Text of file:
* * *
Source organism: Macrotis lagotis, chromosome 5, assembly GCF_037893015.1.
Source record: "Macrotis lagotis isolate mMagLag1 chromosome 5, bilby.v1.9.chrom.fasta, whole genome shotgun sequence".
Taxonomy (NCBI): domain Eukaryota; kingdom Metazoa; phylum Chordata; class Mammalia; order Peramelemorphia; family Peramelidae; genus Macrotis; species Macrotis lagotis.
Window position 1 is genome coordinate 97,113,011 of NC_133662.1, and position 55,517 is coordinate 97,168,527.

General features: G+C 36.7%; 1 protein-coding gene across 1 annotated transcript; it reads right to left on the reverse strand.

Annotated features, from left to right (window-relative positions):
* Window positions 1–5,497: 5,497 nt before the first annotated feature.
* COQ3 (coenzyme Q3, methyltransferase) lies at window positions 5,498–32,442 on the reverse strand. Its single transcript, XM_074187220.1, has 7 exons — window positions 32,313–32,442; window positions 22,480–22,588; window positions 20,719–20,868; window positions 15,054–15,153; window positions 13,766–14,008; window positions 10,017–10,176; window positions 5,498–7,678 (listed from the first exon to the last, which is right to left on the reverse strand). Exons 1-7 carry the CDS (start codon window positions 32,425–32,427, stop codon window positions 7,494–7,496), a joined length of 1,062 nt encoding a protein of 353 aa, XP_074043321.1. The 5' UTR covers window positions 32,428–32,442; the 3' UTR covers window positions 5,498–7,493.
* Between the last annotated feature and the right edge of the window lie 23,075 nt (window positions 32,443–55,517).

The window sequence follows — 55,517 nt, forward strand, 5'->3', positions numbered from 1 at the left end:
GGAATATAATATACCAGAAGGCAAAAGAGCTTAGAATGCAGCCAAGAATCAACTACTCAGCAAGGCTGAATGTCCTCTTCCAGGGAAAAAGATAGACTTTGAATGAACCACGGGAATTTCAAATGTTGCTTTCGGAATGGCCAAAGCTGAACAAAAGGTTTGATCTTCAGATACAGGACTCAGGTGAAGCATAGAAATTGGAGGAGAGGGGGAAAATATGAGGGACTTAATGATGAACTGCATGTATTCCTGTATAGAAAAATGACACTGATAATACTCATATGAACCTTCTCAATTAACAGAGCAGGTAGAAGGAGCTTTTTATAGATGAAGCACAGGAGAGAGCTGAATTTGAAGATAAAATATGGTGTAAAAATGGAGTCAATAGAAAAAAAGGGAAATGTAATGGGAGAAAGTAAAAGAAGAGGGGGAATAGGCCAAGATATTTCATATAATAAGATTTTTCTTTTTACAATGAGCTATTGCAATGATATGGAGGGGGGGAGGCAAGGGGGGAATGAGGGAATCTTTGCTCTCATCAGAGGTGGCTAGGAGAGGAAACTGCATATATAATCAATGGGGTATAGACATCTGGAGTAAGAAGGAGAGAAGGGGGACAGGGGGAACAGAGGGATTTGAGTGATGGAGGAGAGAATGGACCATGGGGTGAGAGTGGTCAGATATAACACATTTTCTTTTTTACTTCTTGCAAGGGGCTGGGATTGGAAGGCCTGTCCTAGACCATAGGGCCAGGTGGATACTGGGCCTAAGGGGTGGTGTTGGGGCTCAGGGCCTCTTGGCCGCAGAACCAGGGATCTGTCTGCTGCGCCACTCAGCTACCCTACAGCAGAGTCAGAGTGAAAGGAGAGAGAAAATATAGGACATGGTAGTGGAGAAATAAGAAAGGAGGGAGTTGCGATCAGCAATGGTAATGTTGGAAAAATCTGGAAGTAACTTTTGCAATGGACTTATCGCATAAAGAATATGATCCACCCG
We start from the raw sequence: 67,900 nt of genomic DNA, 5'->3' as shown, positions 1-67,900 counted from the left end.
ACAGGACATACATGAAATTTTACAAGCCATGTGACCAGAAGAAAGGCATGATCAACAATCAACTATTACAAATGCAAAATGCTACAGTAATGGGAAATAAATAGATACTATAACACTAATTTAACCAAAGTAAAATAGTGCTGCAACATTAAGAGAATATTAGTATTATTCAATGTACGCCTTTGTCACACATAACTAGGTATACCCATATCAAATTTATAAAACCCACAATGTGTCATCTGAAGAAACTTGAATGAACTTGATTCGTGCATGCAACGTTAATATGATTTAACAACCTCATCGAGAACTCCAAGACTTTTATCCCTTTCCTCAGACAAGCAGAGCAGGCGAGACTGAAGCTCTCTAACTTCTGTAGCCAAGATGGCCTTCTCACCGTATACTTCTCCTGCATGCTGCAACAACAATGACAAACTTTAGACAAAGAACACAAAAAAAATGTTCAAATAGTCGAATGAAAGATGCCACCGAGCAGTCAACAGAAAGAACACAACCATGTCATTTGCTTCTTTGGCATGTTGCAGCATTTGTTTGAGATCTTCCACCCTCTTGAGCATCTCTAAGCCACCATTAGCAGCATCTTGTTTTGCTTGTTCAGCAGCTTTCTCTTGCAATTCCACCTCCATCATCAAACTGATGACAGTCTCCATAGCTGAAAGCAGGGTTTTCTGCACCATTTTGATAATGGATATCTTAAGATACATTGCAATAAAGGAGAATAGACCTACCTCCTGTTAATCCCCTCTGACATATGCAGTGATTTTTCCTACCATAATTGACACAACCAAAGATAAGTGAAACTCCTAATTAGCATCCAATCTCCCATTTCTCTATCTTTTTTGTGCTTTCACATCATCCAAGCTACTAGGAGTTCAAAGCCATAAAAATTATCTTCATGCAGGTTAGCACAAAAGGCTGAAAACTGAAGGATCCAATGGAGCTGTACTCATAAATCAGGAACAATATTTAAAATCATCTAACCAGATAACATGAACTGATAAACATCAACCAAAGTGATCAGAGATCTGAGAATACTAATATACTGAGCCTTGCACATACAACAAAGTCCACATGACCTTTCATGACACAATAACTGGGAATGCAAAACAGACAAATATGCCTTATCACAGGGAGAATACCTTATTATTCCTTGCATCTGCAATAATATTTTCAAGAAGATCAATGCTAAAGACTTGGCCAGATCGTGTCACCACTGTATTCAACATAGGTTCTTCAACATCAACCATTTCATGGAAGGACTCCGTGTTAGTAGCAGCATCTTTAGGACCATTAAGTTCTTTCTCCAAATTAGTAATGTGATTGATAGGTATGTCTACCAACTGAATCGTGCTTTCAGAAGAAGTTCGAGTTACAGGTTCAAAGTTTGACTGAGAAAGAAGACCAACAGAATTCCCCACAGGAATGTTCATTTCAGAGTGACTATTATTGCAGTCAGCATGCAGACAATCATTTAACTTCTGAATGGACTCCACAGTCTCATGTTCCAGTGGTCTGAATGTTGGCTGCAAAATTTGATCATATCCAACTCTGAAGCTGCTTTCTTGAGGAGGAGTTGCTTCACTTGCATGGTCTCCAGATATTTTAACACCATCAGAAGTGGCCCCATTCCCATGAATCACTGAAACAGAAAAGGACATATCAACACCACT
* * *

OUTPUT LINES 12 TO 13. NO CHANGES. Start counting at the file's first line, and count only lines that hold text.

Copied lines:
We start from the raw sequence: 67,900 nt of genomic DNA, 5'->3' as shown, positions 1-67,900 counted from the left end.
ACAGGACATACATGAAATTTTACAAGCCATGTGACCAGAAGAAAGGCATGATCAACAATCAACTATTACAAATGCAAAATGCTACAGTAATGGGAAATAAATAGATACTATAACACTAATTTAACCAAAGTAAAATAGTGCTGCAACATTAAGAGAATATTAGTATTATTCAATGTACGCCTTTGTCACACATAACTAGGTATACCCATATCAAATTTATAAAACCCACAATGTGTCATCTGAAGAAACTTGAATGAACTTGATTCGTGCATGCAACGTTAATATGATTTAACAACCTCATCGAGAACTCCAAGACTTTTATCCCTTTCCTCAGACAAGCAGAGCAGGCGAGACTGAAGCTCTCTAACTTCTGTAGCCAAGATGGCCTTCTCACCGTATACTTCTCCTGCATGCTGCAACAACAATGACAAACTTTAGACAAAGAACACAAAAAAAATGTTCAAATAGTCGAATGAAAGATGCCACCGAGCAGTCAACAGAAAGAACACAACCATGTCATTTGCTTCTTTGGCATGTTGCAGCATTTGTTTGAGATCTTCCACCCTCTTGAGCATCTCTAAGCCACCATTAGCAGCATCTTGTTTTGCTTGTTCAGCAGCTTTCTCTTGCAATTCCACCTCCATCATCAAACTGATGACAGTCTCCATAGCTGAAAGCAGGGTTTTCTGCACCATTTTGATAATGGATATCTTAAGATACATTGCAATAAAGGAGAATAGACCTACCTCCTGTTAATCCCCTCTGACATATGCAGTGATTTTTCCTACCATAATTGACACAACCAAAGATAAGTGAAACTCCTAATTAGCATCCAATCTCCCATTTCTCTATCTTTTTTGTGCTTTCACATCATCCAAGCTACTAGGAGTTCAAAGCCATAAAAATTATCTTCATGCAGGTTAGCACAAAAGGCTGAAAACTGAAGGATCCAATGGAGCTGTACTCATAAATCAGGAACAATATTTAAAATCATCTAACCAGATAACATGAACTGATAAACATCAACCAAAGTGATCAGAGATCTGAGAATACTAATATACTGAGCCTTGCACATACAACAAAGTCCACATGACCTTTCATGACACAATAACTGGGAATGCAAAACAGACAAATATGCCTTATCACAGGGAGAATACCTTATTATTCCTTGCATCTGCAATAATATTTTCAAGAAGATCAATGCTAAAGACTTGGCCAGATCGTGTCACCACTGTATTCAACATAGGTTCTTCAACATCAACCATTTCATGGAAGGACTCCGTGTTAGTAGCAGCATCTTTAGGACCATTAAGTTCTTTCTCCAAATTAGTAATGTGATTGATAGGTATGTCTACCAACTGAATCGTGCTTTCAGAAGAAGTTCGAGTTACAGGTTCAAAGTTTGACTGAGAAAGAAGACCAACAGAATTCCCCACAGGAATGTTCATTTCAGAGTGACTATTATTGCAGTCAGCATGCAGACAATCATTTAACTTCTGAATGGACTCCACAGTCTCATGTTCCAGTGGTCTGAATGTTGGCTGCAAAATTTGATCATATCCAACTCTGAAGCTGCTTTCTTGAGGAGGAGTTGCTTCACTTGCATGGTCTCCAGATATTTTAACACCATCAGAAGTGGCCCCATTCCCATGAATCACTGAAACAGAAAAGGACATATCAACACCACT